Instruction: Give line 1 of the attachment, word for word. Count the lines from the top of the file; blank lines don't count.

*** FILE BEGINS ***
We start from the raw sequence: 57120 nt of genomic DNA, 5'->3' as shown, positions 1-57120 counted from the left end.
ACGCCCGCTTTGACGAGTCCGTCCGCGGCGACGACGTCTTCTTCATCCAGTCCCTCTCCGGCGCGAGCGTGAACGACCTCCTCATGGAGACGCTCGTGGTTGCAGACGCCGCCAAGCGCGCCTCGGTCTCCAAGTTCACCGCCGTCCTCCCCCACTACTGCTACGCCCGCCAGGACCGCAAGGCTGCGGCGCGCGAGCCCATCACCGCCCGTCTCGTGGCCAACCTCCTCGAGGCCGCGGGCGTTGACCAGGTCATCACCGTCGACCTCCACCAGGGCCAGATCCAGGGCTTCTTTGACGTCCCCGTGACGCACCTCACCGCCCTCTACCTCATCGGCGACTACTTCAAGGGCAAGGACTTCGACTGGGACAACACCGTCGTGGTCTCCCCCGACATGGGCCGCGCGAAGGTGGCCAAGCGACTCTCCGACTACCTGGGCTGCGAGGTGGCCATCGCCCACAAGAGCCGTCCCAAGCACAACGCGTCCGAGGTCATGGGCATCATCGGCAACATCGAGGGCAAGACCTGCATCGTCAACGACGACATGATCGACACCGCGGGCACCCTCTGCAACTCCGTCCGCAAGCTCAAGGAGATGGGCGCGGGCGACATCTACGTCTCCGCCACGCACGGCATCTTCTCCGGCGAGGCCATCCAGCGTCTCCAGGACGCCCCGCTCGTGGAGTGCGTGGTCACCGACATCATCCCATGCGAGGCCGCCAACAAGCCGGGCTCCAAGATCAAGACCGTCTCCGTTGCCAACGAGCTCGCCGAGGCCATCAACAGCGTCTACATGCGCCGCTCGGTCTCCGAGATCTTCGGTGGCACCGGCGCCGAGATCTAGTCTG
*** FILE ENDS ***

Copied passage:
We start from the raw sequence: 57120 nt of genomic DNA, 5'->3' as shown, positions 1-57120 counted from the left end.